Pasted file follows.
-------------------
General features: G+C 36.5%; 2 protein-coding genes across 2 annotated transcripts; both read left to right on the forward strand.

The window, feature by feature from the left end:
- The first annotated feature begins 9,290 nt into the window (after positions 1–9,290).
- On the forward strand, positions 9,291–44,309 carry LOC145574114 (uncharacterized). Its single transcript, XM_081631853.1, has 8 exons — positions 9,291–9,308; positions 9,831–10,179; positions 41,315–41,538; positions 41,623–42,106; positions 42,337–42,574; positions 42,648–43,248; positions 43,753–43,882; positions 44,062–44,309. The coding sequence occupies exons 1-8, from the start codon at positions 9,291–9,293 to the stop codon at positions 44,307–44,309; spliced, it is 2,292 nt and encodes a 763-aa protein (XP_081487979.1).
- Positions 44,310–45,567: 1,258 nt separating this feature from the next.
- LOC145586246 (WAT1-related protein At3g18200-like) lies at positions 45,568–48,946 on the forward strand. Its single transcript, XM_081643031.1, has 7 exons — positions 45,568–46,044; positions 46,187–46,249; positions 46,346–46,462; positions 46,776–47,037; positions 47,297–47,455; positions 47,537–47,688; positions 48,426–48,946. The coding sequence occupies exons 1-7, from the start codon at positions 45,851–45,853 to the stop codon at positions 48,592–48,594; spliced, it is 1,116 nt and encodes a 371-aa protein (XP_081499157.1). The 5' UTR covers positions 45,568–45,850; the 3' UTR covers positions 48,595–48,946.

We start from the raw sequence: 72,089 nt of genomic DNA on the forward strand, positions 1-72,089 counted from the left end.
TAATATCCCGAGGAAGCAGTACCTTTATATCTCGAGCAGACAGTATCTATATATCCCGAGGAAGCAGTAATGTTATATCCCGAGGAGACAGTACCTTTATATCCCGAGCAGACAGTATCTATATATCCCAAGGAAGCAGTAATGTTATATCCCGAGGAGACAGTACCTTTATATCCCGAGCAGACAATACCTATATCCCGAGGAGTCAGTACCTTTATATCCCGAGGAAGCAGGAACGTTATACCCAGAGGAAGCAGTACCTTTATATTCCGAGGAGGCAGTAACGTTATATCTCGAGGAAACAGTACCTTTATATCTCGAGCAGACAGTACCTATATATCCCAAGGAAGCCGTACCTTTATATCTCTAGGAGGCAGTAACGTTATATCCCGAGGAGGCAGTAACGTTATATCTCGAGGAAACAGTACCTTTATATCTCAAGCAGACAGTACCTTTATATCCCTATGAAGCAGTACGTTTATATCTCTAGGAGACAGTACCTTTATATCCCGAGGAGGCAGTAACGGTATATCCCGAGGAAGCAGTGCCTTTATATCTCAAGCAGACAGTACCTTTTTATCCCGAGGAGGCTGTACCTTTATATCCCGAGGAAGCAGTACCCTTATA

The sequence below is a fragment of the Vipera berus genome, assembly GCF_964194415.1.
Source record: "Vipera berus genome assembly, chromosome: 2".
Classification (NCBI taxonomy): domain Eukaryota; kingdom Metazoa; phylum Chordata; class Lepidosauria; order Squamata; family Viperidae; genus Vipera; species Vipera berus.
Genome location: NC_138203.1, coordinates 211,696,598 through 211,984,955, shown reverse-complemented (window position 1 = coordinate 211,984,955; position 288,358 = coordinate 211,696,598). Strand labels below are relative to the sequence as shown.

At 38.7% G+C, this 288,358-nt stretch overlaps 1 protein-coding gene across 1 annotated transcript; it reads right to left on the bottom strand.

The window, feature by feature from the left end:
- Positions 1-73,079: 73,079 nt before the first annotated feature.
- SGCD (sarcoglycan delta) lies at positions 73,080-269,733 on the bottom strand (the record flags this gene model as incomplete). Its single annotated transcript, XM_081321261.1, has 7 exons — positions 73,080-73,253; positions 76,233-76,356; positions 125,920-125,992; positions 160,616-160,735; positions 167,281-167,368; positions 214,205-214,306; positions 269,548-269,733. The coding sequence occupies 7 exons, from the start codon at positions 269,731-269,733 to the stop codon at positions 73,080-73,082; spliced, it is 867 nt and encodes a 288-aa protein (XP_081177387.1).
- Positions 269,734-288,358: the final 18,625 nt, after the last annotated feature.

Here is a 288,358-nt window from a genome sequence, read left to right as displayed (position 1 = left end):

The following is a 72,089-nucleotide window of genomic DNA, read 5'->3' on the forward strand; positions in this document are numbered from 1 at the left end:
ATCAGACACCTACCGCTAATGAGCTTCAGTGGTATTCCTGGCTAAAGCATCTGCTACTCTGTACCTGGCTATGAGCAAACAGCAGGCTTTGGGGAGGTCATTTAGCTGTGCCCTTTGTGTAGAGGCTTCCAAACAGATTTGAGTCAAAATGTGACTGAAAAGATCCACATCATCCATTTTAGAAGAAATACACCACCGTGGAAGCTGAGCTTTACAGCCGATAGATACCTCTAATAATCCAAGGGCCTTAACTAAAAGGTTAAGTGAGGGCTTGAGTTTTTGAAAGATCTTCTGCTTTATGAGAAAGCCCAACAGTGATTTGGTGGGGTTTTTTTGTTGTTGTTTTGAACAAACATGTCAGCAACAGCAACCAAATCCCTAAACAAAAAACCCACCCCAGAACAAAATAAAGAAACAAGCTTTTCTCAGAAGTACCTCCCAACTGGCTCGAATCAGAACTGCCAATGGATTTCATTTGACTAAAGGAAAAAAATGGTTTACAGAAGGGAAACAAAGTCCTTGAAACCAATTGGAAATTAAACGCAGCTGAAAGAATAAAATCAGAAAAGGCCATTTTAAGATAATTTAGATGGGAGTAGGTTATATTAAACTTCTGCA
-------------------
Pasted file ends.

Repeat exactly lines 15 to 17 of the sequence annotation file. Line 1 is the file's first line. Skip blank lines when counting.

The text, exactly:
- Positions 1-73,079: 73,079 nt before the first annotated feature.
- SGCD (sarcoglycan delta) lies at positions 73,080-269,733 on the bottom strand (the record flags this gene model as incomplete). Its single annotated transcript, XM_081321261.1, has 7 exons — positions 73,080-73,253; positions 76,233-76,356; positions 125,920-125,992; positions 160,616-160,735; positions 167,281-167,368; positions 214,205-214,306; positions 269,548-269,733. The coding sequence occupies 7 exons, from the start codon at positions 269,731-269,733 to the stop codon at positions 73,080-73,082; spliced, it is 867 nt and encodes a 288-aa protein (XP_081177387.1).
- Positions 269,734-288,358: the final 18,625 nt, after the last annotated feature.